Breakfast cereals exploited the pester power of kids by incorporating cut-out models in the packaging. Later, collecting plastic figures from cereal packets became a national obsession. A plastic nuclear submarine which ran on baking powder was one of the most popular Kelloggs ‘giveaways’.Then there were the ‘send away for’ offers. My husband has never got over the half crown (twelve and a half pence) he paid out for one that took six months to arrive. The correctly addressed package containing the, elastic powered, swamp buggy, had toured two continents before reaching Blackpool, only to break almost immediately.

Packet token collecting was not confined to kids. Many a Black and Greens (the family tea) packet top was exchanged for china tea sets or similar. When the cost of a postal order with its ‘poundage’ charge, plus p&p, was taken into account, the items would probably cost less from a department store.

In the great outdoors, colour changing electric signs, flashing out their advertising message, had returned after six years of blackout. And sometimes we were lucky enough to spot an aeroplane trailing a banner across the skies. Men down on their luck had the opportunity of earning a few shillings by walking the streets carrying ‘sandwich boards’ bearing adverts.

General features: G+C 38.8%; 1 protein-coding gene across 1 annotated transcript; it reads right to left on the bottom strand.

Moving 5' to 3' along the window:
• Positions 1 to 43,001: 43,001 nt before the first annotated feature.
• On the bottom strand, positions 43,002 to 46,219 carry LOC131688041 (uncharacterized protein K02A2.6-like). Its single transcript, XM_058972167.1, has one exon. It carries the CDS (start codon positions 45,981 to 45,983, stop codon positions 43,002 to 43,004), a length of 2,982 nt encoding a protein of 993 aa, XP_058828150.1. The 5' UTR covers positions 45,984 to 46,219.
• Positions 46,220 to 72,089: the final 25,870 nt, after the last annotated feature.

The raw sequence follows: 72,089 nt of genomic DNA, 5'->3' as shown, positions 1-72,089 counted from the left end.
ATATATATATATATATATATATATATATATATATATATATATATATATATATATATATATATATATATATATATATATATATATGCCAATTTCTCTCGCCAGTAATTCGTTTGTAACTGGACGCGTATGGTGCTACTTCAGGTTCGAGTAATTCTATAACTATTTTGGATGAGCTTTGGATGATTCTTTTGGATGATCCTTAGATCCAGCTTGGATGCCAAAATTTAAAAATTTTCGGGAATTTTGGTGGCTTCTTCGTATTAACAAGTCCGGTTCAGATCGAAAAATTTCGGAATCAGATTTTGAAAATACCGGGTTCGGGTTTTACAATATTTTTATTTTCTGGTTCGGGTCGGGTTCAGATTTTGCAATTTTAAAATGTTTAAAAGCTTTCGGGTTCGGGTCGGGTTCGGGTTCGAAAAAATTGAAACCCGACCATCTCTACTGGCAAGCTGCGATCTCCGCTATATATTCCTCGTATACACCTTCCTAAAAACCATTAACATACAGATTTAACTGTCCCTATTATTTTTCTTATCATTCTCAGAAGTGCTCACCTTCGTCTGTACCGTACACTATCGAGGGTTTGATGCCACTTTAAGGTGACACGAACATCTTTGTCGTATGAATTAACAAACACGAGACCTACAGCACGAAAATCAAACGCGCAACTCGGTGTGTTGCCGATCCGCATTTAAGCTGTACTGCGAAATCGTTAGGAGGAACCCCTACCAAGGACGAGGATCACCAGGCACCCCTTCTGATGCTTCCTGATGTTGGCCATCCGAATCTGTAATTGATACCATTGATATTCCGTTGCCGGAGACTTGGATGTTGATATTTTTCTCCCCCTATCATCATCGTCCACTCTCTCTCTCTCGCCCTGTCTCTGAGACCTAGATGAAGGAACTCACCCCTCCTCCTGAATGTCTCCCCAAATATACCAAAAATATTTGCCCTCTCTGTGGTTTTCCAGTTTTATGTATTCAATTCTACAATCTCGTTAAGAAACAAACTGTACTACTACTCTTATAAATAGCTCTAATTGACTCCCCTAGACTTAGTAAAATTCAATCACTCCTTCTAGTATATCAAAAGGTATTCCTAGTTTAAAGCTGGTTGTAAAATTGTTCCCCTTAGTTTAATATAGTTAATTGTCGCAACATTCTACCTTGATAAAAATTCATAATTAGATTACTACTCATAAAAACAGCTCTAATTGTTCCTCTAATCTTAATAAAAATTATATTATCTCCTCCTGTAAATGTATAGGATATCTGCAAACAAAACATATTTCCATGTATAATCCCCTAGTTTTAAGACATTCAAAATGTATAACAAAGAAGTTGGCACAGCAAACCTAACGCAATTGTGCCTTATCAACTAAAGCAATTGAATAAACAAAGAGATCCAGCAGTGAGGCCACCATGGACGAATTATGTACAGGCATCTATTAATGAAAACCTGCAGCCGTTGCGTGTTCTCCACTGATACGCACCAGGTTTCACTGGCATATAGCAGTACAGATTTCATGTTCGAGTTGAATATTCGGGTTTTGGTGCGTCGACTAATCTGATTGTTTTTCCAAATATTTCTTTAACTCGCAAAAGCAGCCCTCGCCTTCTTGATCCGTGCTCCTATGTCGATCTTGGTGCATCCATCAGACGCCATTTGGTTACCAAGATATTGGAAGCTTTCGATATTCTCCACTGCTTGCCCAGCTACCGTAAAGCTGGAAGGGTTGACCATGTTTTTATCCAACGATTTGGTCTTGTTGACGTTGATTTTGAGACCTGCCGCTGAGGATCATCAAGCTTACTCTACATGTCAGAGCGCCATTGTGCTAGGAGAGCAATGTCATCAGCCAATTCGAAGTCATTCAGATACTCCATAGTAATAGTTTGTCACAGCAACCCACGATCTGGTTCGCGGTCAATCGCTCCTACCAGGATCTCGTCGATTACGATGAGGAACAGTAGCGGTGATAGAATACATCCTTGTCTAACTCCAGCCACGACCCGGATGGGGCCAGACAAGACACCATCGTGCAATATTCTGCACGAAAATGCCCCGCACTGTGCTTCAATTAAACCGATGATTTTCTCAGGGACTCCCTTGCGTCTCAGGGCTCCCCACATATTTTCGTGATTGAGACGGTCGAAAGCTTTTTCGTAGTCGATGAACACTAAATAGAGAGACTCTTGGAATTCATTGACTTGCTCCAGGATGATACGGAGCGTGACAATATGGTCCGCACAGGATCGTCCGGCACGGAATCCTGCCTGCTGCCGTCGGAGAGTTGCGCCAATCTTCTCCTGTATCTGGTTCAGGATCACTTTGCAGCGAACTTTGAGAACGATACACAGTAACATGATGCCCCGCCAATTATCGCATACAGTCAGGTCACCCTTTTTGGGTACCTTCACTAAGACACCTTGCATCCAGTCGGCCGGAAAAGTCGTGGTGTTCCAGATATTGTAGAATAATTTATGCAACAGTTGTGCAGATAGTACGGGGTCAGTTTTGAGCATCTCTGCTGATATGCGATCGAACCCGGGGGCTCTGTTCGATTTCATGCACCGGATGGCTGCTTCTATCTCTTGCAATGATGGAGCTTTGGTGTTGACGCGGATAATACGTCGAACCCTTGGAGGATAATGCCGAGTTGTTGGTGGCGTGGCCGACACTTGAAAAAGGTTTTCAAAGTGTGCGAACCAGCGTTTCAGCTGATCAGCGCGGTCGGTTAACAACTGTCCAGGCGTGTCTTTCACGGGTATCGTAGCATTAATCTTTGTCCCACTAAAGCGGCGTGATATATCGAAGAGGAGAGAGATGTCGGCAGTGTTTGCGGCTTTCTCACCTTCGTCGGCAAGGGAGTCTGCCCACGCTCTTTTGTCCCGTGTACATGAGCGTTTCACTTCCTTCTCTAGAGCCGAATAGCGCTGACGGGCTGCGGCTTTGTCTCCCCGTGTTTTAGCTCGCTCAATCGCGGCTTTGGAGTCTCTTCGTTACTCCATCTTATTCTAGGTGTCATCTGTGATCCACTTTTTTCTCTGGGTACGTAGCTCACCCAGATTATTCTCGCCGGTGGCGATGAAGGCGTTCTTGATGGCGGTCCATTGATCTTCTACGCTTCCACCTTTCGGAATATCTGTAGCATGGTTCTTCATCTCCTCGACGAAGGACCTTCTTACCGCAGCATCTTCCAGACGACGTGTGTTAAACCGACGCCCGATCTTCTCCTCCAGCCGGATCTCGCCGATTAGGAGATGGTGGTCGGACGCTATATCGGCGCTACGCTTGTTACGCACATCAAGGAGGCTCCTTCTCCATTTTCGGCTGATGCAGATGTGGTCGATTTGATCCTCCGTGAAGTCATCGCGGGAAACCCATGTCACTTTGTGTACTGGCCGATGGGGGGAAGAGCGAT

Advertising hoardings varying in size from the enormous to small newsagents’ boards, were a common sight around the streets. A welcome splash of colour in the drabness was provided by the enamelled tin shop signs, put there to attract customers and maintain brand awareness.Travelling by train, my sister and I always looked out for a clever amalgamation of shop sign and billboard. It was a couple of workmen (up to twice life size) carrying a plank advertising Hall’s distemper (paint), as they apparently strolled across a field.

Speaking personally, today’s adverts don’t have the charm of the ones featuring Joe, ‘the Esso Blee dooler’, or the Hoover which ‘beats as it sweeps, as it cleans’.

 

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Street Life: Proper Poorly

It’s a long time since I heard anyone refer to powks, gathers, carbuncles or a glide. That’s how we talked about a stye, skin blemish, infected boil or squint (strabismus) before we had TV medical programmes to educate us.

And what about chin cough? The popular myth is that you caught it from sitting on cold stone steps. In real life, a proportion of the 30 people buried at St. Patricks Collyhurst, on New Years day 1857, died of it. Today we call it whooping cough.Until mass vaccination all but eradicated whooping cough, diphtheria and scarlet fever, their spectres remained ever present, especially in poorer areas.